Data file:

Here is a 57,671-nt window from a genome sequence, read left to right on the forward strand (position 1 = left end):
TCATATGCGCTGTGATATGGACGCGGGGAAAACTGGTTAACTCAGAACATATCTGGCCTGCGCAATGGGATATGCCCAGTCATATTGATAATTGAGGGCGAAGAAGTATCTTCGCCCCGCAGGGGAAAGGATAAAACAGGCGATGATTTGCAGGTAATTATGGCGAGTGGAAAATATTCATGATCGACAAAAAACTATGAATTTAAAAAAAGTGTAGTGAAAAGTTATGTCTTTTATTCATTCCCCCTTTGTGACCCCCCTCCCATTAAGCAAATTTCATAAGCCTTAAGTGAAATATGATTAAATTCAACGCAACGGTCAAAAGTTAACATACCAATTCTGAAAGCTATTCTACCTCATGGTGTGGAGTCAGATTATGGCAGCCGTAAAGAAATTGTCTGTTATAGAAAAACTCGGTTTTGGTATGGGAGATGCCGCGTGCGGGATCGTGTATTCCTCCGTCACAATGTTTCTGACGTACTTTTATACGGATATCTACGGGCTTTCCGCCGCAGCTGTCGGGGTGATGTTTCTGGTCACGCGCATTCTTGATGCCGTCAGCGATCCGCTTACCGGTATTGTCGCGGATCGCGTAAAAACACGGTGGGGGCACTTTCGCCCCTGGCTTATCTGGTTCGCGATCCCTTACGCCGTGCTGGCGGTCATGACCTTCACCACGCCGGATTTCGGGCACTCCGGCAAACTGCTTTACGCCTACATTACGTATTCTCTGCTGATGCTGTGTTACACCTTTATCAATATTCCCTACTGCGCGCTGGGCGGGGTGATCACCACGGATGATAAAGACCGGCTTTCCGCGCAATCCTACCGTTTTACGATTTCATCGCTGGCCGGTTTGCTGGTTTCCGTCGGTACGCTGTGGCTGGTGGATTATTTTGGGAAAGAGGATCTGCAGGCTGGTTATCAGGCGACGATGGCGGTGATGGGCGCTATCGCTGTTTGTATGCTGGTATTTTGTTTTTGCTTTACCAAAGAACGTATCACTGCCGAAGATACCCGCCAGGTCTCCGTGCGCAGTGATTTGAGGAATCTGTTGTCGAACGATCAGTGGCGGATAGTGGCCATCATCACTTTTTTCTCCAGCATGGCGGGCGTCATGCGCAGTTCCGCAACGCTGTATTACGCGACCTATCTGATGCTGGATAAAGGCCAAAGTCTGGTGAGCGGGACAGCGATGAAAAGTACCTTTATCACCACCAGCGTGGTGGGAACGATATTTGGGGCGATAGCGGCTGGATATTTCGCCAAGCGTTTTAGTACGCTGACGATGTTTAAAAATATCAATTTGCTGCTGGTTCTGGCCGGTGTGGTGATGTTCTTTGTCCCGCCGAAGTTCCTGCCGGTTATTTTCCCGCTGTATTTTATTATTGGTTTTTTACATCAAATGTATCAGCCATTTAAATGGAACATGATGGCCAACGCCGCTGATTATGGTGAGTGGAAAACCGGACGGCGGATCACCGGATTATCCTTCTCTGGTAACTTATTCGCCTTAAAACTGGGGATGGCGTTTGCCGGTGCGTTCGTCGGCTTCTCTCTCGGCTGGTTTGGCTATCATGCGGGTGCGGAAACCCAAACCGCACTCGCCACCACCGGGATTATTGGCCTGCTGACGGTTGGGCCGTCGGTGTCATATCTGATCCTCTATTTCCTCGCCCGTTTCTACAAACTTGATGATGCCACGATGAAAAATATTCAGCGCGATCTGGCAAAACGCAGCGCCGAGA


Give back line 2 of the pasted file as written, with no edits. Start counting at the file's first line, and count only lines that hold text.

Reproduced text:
TCATATGCGCTGTGATATGGACGCGGGGAAAACTGGTTAACTCAGAACATATCTGGCCTGCGCAATGGGATATGCCCAGTCATATTGATAATTGAGGGCGAAGAAGTATCTTCGCCCCGCAGGGGAAAGGATAAAACAGGCGATGATTTGCAGGTAATTATGGCGAGTGGAAAATATTCATGATCGACAAAAAACTATGAATTTAAAAAAAGTGTAGTGAAAAGTTATGTCTTTTATTCATTCCCCCTTTGTGACCCCCCTCCCATTAAGCAAATTTCATAAGCCTTAAGTGAAATATGATTAAATTCAACGCAACGGTCAAAAGTTAACATACCAATTCTGAAAGCTATTCTACCTCATGGTGTGGAGTCAGATTATGGCAGCCGTAAAGAAATTGTCTGTTATAGAAAAACTCGGTTTTGGTATGGGAGATGCCGCGTGCGGGATCGTGTATTCCTCCGTCACAATGTTTCTGACGTACTTTTATACGGATATCTACGGGCTTTCCGCCGCAGCTGTCGGGGTGATGTTTCTGGTCACGCGCATTCTTGATGCCGTCAGCGATCCGCTTACCGGTATTGTCGCGGATCGCGTAAAAACACGGTGGGGGCACTTTCGCCCCTGGCTTATCTGGTTCGCGATCCCTTACGCCGTGCTGGCGGTCATGACCTTCACCACGCCGGATTTCGGGCACTCCGGCAAACTGCTTTACGCCTACATTACGTATTCTCTGCTGATGCTGTGTTACACCTTTATCAATATTCCCTACTGCGCGCTGGGCGGGGTGATCACCACGGATGATAAAGACCGGCTTTCCGCGCAATCCTACCGTTTTACGATTTCATCGCTGGCCGGTTTGCTGGTTTCCGTCGGTACGCTGTGGCTGGTGGATTATTTTGGGAAAGAGGATCTGCAGGCTGGTTATCAGGCGACGATGGCGGTGATGGGCGCTATCGCTGTTTGTATGCTGGTATTTTGTTTTTGCTTTACCAAAGAACGTATCACTGCCGAAGATACCCGCCAGGTCTCCGTGCGCAGTGATTTGAGGAATCTGTTGTCGAACGATCAGTGGCGGATAGTGGCCATCATCACTTTTTTCTCCAGCATGGCGGGCGTCATGCGCAGTTCCGCAACGCTGTATTACGCGACCTATCTGATGCTGGATAAAGGCCAAAGTCTGGTGAGCGGGACAGCGATGAAAAGTACCTTTATCACCACCAGCGTGGTGGGAACGATATTTGGGGCGATAGCGGCTGGATATTTCGCCAAGCGTTTTAGTACGCTGACGATGTTTAAAAATATCAATTTGCTGCTGGTTCTGGCCGGTGTGGTGATGTTCTTTGTCCCGCCGAAGTTCCTGCCGGTTATTTTCCCGCTGTATTTTATTATTGGTTTTTTACATCAAATGTATCAGCCATTTAAATGGAACATGATGGCCAACGCCGCTGATTATGGTGAGTGGAAAACCGGACGGCGGATCACCGGATTATCCTTCTCTGGTAACTTATTCGCCTTAAAACTGGGGATGGCGTTTGCCGGTGCGTTCGTCGGCTTCTCTCTCGGCTGGTTTGGCTATCATGCGGGTGCGGAAACCCAAACCGCACTCGCCACCACCGGGATTATTGGCCTGCTGACGGTTGGGCCGTCGGTGTCATATCTGATCCTCTATTTCCTCGCCCGTTTCTACAAACTTGATGATGCCACGATGAAAAATATTCAGCGCGATCTGGCAAAACGCAGCGCCGAGA